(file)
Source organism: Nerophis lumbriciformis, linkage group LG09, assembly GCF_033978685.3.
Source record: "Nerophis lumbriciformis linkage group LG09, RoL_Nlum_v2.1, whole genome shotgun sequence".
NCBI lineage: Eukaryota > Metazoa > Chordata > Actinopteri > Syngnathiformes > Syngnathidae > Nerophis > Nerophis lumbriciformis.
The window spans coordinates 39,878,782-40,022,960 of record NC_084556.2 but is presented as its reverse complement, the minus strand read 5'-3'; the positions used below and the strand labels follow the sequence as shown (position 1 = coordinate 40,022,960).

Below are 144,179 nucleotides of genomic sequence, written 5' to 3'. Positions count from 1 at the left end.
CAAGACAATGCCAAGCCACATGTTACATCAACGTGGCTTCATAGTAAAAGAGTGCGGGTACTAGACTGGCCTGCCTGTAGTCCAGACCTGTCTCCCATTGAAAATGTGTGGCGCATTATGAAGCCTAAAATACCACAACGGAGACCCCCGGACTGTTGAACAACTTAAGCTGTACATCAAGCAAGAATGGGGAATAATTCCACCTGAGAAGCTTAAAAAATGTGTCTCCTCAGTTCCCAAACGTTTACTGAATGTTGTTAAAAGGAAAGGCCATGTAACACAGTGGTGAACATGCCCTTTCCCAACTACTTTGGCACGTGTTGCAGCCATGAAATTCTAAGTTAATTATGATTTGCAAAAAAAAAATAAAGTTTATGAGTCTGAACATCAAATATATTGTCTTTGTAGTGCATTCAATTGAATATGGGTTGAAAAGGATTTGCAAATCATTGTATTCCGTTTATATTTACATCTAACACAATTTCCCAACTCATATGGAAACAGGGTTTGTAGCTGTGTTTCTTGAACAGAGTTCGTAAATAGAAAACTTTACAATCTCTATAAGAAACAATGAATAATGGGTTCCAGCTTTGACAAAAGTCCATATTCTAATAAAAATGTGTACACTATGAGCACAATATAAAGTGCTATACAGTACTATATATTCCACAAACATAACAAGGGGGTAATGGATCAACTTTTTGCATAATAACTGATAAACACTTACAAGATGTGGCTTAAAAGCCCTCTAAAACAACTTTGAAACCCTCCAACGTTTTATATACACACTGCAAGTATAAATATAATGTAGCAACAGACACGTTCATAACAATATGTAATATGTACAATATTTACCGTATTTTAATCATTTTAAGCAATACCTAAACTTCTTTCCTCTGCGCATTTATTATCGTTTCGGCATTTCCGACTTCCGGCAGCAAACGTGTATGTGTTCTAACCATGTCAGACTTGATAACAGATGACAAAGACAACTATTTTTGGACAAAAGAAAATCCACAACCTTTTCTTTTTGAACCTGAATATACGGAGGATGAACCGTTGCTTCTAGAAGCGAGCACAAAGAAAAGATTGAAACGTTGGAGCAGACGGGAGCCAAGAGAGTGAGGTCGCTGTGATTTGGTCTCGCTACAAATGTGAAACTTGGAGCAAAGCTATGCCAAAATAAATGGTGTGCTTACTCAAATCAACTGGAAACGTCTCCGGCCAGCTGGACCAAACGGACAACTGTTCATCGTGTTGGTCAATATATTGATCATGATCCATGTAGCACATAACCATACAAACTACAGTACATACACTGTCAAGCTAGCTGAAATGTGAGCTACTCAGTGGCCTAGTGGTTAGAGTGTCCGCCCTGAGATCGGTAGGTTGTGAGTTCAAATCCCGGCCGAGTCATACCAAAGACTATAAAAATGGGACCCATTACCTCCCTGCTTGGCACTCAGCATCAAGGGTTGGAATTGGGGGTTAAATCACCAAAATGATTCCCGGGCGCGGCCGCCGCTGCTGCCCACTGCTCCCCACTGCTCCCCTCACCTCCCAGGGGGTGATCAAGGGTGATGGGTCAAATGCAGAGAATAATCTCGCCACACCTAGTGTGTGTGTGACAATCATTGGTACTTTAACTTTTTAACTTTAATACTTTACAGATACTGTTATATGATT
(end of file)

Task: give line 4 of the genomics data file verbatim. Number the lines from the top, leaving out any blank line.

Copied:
The window spans coordinates 39,878,782-40,022,960 of record NC_084556.2 but is presented as its reverse complement, the minus strand read 5'-3'; the positions used below and the strand labels follow the sequence as shown (position 1 = coordinate 40,022,960).